In Poole, supra, 182 Cal.App.3d 1004, 1012, 227 Cal.Rptr. 594, we also quoted the following from Bumper v. North Carolina (1968) 391 U.S. 543, 548–549, 88 S.Ct. 1788, 1791–1792, 20 L.Ed.2d 797 (fn. omitted). “When a prosecutor seeks to rely upon consent to justify the lawfulness of a search, he has the burden of proving that the consent was, in fact, freely and voluntarily given.” (Accord, Schneckloth, supra, 412 U.S. at pp. 222, 248–249, 93 S.Ct. at pp. 2045, 2058–2059.) “[W]hen the prosecution seeks to justify a warrantless search by proof of voluntary consent, it is not limited to proof that consent was given by the defendant, but may show that permission to search was obtained from a third party who possessed common authority over or other sufficient relationship to the premises or effects sought to be inspected. [Fn omitted.]” (United States v. Matlock (1974) 415 U.S. 164, 171, 94 S.Ct. 988, 993, 39 L.Ed.2d 242.)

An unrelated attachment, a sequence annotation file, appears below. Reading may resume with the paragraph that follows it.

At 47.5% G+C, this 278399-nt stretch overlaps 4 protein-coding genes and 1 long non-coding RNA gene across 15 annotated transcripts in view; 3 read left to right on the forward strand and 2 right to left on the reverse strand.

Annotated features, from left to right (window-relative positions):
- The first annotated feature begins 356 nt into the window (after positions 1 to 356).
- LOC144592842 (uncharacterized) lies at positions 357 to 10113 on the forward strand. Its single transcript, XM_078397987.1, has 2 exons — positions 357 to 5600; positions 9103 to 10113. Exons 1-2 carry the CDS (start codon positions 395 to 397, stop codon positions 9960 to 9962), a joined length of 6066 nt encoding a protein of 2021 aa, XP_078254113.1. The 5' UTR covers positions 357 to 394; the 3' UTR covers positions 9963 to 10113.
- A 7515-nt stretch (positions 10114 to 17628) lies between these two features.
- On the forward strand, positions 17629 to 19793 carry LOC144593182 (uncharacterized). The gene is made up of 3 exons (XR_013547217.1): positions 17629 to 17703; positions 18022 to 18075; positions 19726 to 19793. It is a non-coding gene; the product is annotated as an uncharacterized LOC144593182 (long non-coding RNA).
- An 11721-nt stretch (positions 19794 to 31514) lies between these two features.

Defendant acknowledges “a consent to enter may be expressed by actions as well as words” (People v. Harrington (1970) 2 Cal.3d 991, 995, 88 Cal.Rptr. 161, 471 P.2d 961), but contends the evidence here shows no consent.1
Here the officer informed an apparent visitor to an apartment that he was investigating reported drug sales. He did not ask to enter or to talk to defendant, but merely asked if she was there. The visitor made no inviting or pointing gesture, such as waving the officer in or even opening the door wider. She simply walked away as if to retrieve defendant. Under these circumstances, we consider it unreasonable as a matter of law for the officer to have inferred or assumed that the visitor had consented to his entry and observation of the bedroom, if it was even reasonable to assume he was invited to cross the threshold of the apartment. The visitor's awareness of his entry and lack of protest does not validate an unconstitutional entry. (United States v. Shaibu (9th Cir.1990) 895 F.2d 1291, 1295.) 2